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  • 3
    ISSN: 1432-0894
    Source: Springer Online Journal Archives 1860-2000
    Topics: Geosciences , Physics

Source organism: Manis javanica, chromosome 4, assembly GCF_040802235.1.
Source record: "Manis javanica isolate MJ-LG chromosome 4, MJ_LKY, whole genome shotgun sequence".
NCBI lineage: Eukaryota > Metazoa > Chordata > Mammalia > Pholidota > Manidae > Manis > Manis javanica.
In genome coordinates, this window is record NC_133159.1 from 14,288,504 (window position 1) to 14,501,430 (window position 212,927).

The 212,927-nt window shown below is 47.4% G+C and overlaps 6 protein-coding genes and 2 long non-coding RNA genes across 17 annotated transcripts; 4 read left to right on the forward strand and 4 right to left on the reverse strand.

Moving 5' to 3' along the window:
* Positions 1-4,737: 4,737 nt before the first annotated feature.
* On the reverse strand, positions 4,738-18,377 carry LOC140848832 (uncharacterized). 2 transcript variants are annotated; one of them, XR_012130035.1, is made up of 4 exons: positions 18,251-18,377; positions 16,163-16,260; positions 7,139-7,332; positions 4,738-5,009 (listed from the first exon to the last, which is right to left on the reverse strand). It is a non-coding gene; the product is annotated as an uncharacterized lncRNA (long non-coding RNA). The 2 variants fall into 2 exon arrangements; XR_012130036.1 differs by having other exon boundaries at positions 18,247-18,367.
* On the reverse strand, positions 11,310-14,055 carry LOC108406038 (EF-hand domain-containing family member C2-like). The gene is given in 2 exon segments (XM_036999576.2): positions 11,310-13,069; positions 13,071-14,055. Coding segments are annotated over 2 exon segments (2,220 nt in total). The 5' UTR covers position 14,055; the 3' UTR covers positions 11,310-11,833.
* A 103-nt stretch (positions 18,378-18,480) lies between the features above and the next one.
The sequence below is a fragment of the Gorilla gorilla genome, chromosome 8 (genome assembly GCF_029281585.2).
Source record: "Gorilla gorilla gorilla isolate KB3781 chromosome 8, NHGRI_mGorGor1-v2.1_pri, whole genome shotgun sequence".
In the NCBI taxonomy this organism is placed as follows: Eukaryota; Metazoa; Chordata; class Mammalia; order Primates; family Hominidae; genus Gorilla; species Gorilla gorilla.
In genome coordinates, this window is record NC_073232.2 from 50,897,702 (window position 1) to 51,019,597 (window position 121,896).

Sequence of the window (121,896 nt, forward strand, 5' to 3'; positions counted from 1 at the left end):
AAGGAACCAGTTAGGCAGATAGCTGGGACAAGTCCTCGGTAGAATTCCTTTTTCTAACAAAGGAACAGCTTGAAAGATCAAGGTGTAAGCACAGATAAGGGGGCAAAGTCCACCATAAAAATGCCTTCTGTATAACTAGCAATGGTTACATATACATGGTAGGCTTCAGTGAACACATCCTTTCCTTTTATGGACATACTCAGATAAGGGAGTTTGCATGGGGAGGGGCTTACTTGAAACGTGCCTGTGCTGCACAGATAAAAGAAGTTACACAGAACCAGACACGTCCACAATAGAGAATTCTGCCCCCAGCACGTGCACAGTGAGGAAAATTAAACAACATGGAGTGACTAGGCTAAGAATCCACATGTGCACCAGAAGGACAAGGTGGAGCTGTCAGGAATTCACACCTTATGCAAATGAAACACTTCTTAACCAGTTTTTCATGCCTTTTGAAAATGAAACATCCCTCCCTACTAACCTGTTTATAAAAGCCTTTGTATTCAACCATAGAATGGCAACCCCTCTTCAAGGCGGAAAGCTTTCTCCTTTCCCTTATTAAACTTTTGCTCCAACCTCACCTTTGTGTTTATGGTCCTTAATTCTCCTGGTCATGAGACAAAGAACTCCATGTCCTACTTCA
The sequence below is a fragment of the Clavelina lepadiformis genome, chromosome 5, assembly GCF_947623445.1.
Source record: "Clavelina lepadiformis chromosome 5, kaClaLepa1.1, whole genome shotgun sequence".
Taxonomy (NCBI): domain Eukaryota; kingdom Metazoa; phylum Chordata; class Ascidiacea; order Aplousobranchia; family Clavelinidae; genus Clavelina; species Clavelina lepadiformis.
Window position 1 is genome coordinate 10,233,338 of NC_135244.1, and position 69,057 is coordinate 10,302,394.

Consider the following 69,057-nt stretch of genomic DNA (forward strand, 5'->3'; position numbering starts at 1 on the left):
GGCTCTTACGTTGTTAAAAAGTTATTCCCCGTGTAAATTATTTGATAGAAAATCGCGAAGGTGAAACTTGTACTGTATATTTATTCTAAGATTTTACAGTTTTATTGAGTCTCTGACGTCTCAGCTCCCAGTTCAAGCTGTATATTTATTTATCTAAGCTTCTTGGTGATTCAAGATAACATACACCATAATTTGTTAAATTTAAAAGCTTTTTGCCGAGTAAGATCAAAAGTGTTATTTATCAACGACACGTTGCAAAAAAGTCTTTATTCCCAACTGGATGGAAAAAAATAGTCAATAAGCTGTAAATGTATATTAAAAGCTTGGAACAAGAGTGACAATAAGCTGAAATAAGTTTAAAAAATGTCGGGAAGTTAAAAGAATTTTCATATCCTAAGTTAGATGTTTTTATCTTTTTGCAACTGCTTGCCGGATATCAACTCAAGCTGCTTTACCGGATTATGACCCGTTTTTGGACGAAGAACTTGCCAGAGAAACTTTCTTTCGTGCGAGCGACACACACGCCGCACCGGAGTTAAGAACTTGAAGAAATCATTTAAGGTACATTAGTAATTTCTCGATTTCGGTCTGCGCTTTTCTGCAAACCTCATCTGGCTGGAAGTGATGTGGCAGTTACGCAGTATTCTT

Notes: Abstract  We examine the seasonal cycle of near-surface air temperature simulated by 17 coupled ocean-atmosphere general circulation models participating in the Coupled Model Intercomparison Project (CMIP). Nine of the models use ad hoc “flux adjustment” at the ocean surface to bring model simulations close to observations of the present-day climate. We group flux-adjusted and non-flux-adjusted models separately and examine the behavior of each class. When averaged over all of the flux-adjusted model simulations, near-surface air temperature falls within 2 K of observed values over the oceans. The corresponding average over non-flux-adjusted models shows errors up to ∼6 K in extensive ocean areas. Flux adjustments are not directly applied over land, and near-surface land temperature errors are substantial in the average over flux-adjusted models, which systematically underestimates (by ∼5 K) temperature in areas of elevated terrain. The corresponding average over non-flux-adjusted models forms a similar error pattern (with somewhat increased amplitude) over land. We use the temperature difference between July and January to measure seasonal cycle amplitude. Zonal means of this quantity from the individual flux-adjusted models form a fairly tight cluster (all within ∼30% of the mean) centered on the observed values. The non-flux-adjusted models perform nearly as well at most latitudes. In Southern Ocean mid-latitudes, however, the non-flux-adjusted models overestimate the magnitude of January-minus-July temperature differences by ∼5 K due to an overestimate of summer (January) near-surface temperature. This error is common to five of the eight non-flux-adjusted models. Also, over Northern Hemisphere mid-latitude land areas, zonal mean differences between July and January temperatures simulated by the non-flux-adjusted models show a greater spread (positive and negative) about observed values than results from the flux-adjusted models. Elsewhere, differences between the two classes of models are less obvious. At no latitude is the zonal mean difference between averages over the two classes of models greater than the standard deviation over models. The ability of coupled GCMs to simulate a reasonable seasonal cycle is a necessary condition for confidence in their prediction of long-term climatic changes (such as global warming), but it is not a sufficient condition unless the seasonal cycle and long-term changes involve similar climatic processes. To test this possible connection, we compare seasonal cycle amplitude with equilibrium warming under doubled atmospheric carbon dioxide for the models in our data base. A small but positive correlation exists between these two quantities. This result is predicted by a simple conceptual model of the climate system, and it is consistent with other modeling experience, which indicates that the seasonal cycle depends only weakly on climate sensitivity.